The reform awaiting the sector is also an opportunity for the development of geothermal energy, which is another method to obtain ecological heat. However, the potential of this source is largely unused. Currently, there are only 6 geothermal heating plants in Poland, which have a small share in heat sources throughout the country. As experts point out, including prof. dr hab. Beata Kępińska from the Institute of Mineral and Energy Management of the Polish Academy of Sciences (in the article for "Czysta Energia" - 3/2016), such a low share of geothermal energy in heating should be surprising.

First of all, Poland has the right conditions to use it more widely. The waters currently available for exploitation occur at depths of up to approximately 4 km, and their temperatures range from approximately 20°C to 80-95°C. They can be used, among other things, for heating purposes. In addition, heat prices for recipients using geothermal heating systems are competitive compared to heat obtained from the combustion of coal or gas.

Necessary fuel diversification?

A chance for survival for small and medium-sized enterprises can also be the change of coal into waste or biomass. The already existing infrastructure and the fact that it is possible to use local raw material - biomass of agricultural origin, can be arguments for biomass.

In the case of waste, it is about burning the surplus of the caloric fraction, i.e. alternative RDF. Today, in incineration plants and cement plants, we thermally transform approximately 2 million tonnes of RDF from 3-3.5 million tonnes produced each year (there are also approximately 2-3 million tonnes of over-sieve fraction in stock, which can potentially be converted into RDF).

In other words, there is potential in Poland to use this surplus and many heating companies would be inclined to replace coal with fuel from waste. According to the estimates of the Polish District Heating Chamber of Commerce, as many as 50 entities would be interested in waste disposal with heat recovery. Most of them (over 30) would like to use - without cogeneration - a waste stream of fewer than 20 thousand tonnes, which is a relatively small volume, but sufficient for local needs in smaller towns.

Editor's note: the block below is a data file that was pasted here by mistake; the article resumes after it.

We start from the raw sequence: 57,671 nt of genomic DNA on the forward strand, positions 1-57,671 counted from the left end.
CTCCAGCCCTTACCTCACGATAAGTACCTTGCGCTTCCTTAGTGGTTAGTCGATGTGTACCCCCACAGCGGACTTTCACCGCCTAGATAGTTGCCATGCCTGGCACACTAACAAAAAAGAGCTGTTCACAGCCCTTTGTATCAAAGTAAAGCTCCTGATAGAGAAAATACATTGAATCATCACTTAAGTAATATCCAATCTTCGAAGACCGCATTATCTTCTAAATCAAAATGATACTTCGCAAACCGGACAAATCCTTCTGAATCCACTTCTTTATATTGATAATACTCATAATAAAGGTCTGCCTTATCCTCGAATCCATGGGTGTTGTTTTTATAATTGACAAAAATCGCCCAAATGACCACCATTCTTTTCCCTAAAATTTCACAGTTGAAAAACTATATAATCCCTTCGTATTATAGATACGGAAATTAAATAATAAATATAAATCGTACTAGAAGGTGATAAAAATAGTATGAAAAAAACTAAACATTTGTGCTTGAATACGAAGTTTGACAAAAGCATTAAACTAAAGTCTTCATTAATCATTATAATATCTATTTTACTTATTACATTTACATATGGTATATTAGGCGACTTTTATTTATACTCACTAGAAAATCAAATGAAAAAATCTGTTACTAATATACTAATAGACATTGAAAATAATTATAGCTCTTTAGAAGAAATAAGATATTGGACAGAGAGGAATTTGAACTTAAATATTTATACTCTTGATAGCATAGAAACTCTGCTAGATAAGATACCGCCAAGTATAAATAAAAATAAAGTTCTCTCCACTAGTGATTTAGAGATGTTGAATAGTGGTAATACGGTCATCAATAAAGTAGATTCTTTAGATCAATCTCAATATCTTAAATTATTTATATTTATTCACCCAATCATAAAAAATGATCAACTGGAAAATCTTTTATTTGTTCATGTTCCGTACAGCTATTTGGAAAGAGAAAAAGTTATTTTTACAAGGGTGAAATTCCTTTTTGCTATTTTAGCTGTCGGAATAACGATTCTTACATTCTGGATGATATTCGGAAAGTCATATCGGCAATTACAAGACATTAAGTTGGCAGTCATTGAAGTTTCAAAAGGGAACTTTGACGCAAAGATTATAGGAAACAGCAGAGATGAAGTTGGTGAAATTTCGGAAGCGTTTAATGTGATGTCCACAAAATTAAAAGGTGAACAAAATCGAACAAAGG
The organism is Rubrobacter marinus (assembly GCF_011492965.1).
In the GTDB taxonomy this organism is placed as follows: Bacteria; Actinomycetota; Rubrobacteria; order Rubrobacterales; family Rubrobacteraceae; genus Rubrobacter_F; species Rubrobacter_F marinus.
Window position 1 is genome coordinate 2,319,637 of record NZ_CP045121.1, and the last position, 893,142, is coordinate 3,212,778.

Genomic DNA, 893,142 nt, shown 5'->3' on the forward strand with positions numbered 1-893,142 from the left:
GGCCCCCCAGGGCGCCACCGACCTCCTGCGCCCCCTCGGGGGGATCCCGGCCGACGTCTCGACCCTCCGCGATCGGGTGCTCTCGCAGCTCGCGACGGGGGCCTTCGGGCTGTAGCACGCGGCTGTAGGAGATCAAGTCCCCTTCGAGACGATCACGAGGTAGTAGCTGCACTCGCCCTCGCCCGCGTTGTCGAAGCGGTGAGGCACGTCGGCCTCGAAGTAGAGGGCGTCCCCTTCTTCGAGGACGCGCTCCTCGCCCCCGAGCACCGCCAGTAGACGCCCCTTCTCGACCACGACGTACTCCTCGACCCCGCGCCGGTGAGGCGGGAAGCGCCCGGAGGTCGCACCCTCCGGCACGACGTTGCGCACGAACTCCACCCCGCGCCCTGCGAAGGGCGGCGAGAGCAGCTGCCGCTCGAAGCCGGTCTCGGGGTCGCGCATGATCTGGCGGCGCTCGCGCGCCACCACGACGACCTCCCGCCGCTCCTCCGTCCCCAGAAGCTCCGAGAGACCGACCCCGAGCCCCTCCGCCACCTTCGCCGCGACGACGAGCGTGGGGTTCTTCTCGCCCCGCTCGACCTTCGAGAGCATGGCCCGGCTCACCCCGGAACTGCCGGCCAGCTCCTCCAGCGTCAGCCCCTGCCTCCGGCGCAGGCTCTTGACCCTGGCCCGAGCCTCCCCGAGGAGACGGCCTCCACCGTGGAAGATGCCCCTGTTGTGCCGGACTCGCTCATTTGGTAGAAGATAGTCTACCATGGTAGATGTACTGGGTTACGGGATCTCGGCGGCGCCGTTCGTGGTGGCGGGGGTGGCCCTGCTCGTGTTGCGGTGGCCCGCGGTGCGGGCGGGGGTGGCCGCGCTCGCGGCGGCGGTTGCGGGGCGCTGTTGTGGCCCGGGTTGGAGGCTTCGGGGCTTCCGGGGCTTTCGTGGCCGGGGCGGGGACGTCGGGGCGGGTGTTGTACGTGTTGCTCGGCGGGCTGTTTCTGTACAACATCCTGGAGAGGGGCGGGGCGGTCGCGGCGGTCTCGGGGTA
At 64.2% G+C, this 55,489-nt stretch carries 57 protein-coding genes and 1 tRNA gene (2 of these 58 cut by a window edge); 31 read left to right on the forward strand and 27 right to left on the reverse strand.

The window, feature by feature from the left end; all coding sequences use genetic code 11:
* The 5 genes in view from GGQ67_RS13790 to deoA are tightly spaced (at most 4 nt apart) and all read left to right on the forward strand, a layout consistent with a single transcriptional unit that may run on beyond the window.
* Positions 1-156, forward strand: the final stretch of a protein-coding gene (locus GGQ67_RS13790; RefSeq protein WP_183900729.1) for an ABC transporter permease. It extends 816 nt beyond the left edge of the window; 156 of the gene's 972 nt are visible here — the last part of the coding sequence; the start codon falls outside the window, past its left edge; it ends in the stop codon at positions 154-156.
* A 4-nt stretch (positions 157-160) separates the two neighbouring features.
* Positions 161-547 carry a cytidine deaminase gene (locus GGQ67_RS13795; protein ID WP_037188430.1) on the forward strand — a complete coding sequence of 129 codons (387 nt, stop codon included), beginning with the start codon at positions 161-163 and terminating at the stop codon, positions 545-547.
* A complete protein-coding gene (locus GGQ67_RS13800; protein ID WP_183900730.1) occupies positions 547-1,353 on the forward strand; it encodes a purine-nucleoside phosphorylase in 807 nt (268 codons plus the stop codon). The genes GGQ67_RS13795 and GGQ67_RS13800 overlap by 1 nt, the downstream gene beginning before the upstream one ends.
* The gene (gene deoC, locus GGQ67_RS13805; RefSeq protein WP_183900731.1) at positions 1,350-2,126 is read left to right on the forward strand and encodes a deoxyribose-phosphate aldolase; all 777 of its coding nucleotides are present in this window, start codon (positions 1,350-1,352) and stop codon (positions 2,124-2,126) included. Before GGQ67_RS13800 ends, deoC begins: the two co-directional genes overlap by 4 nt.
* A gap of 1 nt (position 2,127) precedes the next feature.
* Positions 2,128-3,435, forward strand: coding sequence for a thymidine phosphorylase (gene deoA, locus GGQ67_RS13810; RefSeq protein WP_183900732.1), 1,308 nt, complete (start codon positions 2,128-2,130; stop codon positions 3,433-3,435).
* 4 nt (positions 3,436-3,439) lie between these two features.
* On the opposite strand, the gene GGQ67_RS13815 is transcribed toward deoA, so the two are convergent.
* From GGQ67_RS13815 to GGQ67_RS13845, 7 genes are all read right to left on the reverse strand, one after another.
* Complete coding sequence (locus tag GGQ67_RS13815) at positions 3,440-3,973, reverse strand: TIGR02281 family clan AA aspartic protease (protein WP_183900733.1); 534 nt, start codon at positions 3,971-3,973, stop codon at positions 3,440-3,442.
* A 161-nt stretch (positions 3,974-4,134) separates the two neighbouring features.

However, it should be remembered that this direction will not be supported by the EU, which turns away from the thermal treatment of waste and no longer co-finances waste-to-energy technologies. This means that the use of alternative fuel in heating plants would have to be financed from national funds.

The regulations that do not regulate the status of an alternative fuel are another obstacle in using RDF in heating. Today, in order for them to be applicable, it is necessary to undergo the end-of-waste procedure. The practice of administrative bodies is heterogeneous, which means that one body approves the change of status and the other rejects it. This results in the fact that the most effective would be to unequivocally regulate this issue, such as in the Czech Republic or Austria, where RDF is considered a by-product, not a waste-product, that can be used by local energy and heating systems. 

Author: TOGETAIR editorial staff